The archaeological excavations of Herculaneum have restored the remains of the ancient city of Herculaneum, buried under a bush of ash, lapilli and mud during the eruption of Mount Vesuvius of 79, together with Pompeii, Stabiae and Oplonti.

Found casually following excavations for the construction of a well in 1709, archaeological investigations in Herculaneum began in 1738 to last until 1765; Resumed in 1823, interrupted again in 1875, until a systematic excavation promoted by Amedeo Maiuri since 1927: most of the finds found are hosted at the National Archaeological Museum of Naples, while in 2008 the birth of the virtual archaeological museum Shows the city before the eruption of Vesuvius.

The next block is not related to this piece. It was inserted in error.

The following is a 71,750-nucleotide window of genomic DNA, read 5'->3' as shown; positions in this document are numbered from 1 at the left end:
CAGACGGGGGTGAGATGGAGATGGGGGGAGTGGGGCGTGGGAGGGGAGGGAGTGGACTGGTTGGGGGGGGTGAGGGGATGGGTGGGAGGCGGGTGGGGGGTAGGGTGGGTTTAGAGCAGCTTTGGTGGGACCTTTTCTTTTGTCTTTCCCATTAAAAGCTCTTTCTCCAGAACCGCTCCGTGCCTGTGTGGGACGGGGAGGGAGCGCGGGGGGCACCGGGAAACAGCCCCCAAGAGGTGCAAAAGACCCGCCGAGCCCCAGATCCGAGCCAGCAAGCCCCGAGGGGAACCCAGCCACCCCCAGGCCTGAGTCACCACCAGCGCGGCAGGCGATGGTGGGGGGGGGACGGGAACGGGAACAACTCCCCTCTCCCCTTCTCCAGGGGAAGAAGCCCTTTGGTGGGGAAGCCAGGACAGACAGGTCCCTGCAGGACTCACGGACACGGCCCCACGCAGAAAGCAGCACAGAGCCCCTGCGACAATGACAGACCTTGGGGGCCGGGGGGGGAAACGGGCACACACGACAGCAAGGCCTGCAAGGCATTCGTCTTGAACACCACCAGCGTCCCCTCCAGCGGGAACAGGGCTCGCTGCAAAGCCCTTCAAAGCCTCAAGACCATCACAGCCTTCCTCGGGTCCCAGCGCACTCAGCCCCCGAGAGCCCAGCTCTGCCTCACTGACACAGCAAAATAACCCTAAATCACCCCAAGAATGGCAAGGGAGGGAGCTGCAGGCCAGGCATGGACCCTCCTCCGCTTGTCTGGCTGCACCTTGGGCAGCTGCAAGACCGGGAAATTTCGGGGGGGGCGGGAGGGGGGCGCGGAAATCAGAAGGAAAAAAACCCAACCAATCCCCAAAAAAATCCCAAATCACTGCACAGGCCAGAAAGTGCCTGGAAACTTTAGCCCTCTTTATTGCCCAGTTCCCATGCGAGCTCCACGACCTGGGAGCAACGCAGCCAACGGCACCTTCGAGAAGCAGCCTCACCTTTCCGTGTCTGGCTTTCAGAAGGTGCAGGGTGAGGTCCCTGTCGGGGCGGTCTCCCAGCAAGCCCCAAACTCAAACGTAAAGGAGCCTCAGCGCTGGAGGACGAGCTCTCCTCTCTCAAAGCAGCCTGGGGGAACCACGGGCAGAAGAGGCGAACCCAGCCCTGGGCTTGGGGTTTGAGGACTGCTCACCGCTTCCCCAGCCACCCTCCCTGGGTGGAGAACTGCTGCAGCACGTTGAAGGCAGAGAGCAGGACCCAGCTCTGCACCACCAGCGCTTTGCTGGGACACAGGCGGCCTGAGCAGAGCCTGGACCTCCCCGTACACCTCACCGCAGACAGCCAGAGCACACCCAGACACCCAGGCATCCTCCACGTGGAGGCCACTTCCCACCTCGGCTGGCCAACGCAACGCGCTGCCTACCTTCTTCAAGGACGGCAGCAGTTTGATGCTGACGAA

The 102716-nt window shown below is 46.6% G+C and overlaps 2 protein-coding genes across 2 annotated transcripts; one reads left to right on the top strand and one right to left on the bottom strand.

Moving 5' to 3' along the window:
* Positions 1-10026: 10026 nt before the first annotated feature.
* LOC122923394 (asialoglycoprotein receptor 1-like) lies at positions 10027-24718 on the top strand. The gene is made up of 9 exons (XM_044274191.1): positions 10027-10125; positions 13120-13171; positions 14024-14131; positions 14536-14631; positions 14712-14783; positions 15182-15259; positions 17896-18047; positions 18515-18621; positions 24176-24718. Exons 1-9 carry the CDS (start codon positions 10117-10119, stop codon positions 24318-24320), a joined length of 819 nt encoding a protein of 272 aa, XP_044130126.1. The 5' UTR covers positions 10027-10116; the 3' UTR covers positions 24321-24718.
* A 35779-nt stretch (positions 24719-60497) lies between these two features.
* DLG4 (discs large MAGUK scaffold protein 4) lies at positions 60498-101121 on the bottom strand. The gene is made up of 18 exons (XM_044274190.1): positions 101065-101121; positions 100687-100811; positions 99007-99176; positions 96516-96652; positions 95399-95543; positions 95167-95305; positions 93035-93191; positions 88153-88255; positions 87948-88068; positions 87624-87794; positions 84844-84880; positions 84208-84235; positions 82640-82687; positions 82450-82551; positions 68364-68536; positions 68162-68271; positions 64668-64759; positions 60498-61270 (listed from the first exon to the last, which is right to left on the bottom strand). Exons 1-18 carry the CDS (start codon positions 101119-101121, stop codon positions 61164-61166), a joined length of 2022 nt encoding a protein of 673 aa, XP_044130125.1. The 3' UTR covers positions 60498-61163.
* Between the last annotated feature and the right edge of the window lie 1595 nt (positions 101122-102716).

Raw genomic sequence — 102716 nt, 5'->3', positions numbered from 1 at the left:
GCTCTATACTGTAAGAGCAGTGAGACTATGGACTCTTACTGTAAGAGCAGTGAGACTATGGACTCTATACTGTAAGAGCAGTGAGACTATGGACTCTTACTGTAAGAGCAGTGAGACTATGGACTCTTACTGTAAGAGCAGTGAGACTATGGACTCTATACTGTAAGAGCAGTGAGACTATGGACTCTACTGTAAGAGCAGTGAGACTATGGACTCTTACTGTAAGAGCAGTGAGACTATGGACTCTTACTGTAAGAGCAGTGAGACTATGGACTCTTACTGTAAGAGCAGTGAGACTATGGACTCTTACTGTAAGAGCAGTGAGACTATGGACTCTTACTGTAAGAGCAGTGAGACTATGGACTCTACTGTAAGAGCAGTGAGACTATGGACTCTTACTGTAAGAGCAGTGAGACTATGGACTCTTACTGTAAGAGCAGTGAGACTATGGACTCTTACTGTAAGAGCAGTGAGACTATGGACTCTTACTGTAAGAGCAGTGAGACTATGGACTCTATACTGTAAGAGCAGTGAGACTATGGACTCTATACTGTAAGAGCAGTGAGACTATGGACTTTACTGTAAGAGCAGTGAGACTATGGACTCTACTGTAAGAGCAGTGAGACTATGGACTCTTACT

The Ercolano site, run by the Pompeii Superintendence, is visited on average by three hundred thousand tourists each year: in 1997, together with the ruins of Pompeii and Oplonti, it became part of the UNESCO World Heritage List.